Braid index
The "braid index" is the least number of strings needed to make a closed braid representation of a link. It is equal to the least number of Seifert circles in any projection of a knot.^{[2]} Additionally, the "braid length" is the longest dimension of a braid.^{[3]}
Applications
Braid theory has recently been applied to fluid mechanics, specifically to the field of chaotic mixing in fluid flows. The braiding of (2 + 1)dimensional spacetime trajectories formed by motion of physical rods, periodic orbits or "ghost rods", and almostinvariant sets has been used to estimate the topological entropy of several engineered and naturally occurring fluid systems, via the use of Nielsen–Thurston classification.^{[4]}
See also
 Braid group
 Braided monoidal category
 Change ringing software – how software uses braid theory to model bellringing patterns
 Knot theory
References
 ^ Artin, E. (1947). "Theory of Braids". Annals of Mathematics. 48 (1): 101–126. doi:10.2307/1969218.
 ^ Weisstein, Eric W. (August 2014). "Braid Index". MathWorld – A Wolfram Web Resource. Retrieved 20140806.
 ^ Weisstein, Eric W. (August 2014). "Length". MathWorld – A Wolfram Web Resource. Retrieved 20140806.
 ^ Boyland, Aref & Stremler (2000); Gouillart, Thiffeault & Finn (2006); Stremler et al. (2011).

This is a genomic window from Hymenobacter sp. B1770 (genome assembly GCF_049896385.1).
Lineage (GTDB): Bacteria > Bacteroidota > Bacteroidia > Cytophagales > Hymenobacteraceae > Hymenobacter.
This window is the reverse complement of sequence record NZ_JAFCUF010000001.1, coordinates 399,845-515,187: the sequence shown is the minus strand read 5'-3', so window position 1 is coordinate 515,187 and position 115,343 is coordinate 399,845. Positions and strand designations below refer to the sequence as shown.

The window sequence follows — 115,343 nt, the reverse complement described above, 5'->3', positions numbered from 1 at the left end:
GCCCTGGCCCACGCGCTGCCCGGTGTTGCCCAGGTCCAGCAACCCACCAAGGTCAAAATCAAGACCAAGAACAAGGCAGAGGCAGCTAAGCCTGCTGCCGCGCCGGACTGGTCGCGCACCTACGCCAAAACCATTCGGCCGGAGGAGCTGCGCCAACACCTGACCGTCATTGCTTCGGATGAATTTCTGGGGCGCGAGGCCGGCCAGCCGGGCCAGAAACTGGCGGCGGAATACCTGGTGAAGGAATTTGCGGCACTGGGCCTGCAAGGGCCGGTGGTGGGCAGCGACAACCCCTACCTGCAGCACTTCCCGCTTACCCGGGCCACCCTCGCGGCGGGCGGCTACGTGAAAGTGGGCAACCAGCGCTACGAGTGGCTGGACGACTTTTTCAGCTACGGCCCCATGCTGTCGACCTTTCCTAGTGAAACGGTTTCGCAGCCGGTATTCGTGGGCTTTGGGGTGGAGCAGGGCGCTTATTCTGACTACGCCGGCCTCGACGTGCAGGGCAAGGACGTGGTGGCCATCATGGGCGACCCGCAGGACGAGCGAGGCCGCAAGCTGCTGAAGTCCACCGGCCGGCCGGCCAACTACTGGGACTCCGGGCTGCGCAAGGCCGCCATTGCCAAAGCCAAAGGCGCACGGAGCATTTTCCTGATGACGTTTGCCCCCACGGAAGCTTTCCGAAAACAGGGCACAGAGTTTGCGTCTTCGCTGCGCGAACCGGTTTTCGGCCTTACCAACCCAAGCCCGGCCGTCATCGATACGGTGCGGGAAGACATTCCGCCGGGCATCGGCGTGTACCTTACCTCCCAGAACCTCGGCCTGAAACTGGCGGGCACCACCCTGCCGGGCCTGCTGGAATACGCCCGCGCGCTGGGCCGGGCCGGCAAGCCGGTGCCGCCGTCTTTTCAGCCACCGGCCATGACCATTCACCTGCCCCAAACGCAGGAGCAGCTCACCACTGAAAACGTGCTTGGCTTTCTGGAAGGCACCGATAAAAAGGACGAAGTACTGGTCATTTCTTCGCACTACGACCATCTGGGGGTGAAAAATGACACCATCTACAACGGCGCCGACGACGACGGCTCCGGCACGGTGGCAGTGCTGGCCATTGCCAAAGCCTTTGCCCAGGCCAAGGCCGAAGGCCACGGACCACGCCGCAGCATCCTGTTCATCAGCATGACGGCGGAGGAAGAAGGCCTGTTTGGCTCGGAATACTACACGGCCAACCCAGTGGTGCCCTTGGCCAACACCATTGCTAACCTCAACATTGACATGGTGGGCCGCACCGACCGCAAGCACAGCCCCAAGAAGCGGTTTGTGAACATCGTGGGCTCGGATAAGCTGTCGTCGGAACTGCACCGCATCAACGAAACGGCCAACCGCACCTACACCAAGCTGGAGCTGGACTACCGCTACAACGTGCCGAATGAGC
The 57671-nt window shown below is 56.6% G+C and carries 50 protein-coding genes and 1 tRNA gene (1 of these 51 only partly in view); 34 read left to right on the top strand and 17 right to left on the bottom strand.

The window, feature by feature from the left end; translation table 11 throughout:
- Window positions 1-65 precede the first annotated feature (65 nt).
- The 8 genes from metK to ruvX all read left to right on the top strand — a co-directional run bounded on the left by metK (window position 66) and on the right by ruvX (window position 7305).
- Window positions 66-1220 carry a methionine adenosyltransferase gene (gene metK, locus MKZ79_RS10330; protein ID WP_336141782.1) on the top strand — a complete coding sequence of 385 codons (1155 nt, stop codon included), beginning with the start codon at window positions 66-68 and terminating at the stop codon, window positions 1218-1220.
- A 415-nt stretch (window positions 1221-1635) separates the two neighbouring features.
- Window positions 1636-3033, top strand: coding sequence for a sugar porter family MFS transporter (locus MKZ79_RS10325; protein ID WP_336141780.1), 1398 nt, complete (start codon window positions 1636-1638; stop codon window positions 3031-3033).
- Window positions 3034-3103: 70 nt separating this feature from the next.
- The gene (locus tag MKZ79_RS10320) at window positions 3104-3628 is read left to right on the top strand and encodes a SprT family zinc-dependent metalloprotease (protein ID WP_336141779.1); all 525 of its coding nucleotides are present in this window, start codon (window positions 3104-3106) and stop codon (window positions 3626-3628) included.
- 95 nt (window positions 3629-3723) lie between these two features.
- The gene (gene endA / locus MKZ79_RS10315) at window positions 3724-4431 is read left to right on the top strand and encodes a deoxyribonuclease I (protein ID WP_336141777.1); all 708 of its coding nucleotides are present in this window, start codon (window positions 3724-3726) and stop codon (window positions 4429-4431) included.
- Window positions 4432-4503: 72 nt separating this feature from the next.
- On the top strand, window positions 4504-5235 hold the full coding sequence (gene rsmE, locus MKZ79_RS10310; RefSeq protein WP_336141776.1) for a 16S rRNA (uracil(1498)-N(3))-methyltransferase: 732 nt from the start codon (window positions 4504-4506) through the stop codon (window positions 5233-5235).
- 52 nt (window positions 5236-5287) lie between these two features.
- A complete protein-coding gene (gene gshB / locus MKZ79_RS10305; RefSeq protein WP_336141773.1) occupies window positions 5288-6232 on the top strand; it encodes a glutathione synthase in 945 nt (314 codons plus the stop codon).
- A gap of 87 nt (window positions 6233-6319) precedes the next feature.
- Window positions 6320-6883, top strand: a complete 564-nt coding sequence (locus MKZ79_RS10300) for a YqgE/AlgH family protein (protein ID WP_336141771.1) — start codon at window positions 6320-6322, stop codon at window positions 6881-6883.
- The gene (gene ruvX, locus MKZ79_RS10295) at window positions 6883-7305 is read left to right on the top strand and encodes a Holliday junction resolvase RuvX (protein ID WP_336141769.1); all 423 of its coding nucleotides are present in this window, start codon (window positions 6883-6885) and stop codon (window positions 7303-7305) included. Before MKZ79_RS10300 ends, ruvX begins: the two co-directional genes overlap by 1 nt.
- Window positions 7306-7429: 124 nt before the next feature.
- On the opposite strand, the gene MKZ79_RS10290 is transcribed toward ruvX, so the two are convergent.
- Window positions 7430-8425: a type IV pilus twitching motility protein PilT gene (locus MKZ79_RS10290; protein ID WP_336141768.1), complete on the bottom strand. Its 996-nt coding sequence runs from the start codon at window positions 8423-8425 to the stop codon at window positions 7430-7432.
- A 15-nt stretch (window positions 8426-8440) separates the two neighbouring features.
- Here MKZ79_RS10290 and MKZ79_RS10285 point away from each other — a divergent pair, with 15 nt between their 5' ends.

Notes
 Birman, Joan S. (1974), Braids, links, and mapping class groups, Annals of Mathematics Studies, 82, Princeton, N.J.: Princeton University Press, ISBN 9780691081496, MR 0375281.
 Boyland, Philip L.; Aref, Hassan; Stremler, Mark A. (2000), "Topological fluid mechanics of stirring" (PDF), Journal of Fluid Mechanics, 403: 277–304, Bibcode:2000JFM...403..277B, doi:10.1017/S0022112099007107, MR 1742169.
 Fox, R.; Neuwirth, L. (1962), "The braid groups", Mathematica Scandinavica, 10: 119–126, MR 0150755.
 Gouillart, Emmanuelle; Thiffeault, JeanLuc; Finn, Matthew D. (2006), "Topological mixing with ghost rods", Physical Review E, 73 (3): 036311, arXiv:nlin/0510075 , Bibcode:2006PhRvE..73c6311G, doi:10.1103/PhysRevE.73.036311, MR 2231368.
 Lambropoulou, Sofia; Rourke, Colin P. (1997), "Markov's theorem in 3manifolds", Topology and its Applications, 78 (1–2): 95–122, doi:10.1016/S01668641(96)001514, MR 1465027.
 Markov, Andrey (1935), "Über die freie Äquivalenz der geschlossenen Zöpfe", Recueil Mathématique De La Société Mathématique De Moscou (in German and Russian), 1: 73–78.
 Stremler, Mark A.; Ross, Shane D.; Grover, Piyush; Kumar, Pankaj (2011), "Topological chaos and periodic braiding of almostcyclic sets", Physical Review Letters, 106 (11): 114101, Bibcode:2011PhRvL.106k4101S, doi:10.1103/PhysRevLett.106.114101.
External links
 "Braids  the movie" A movie in computer graphics to explain some of braid theory (group presentation, word problem, closed braids and links, braids as motions of points in the plane).
 WINNER of Science magazine 2017 Dance Your PhD: Representations of the Braid Groups. Nancy Scherich.
 Behind the Math of Dance Your PhD, Part 1: The Braid Groups. Nancy Scherich. Explanation of braid groups as used in the movie.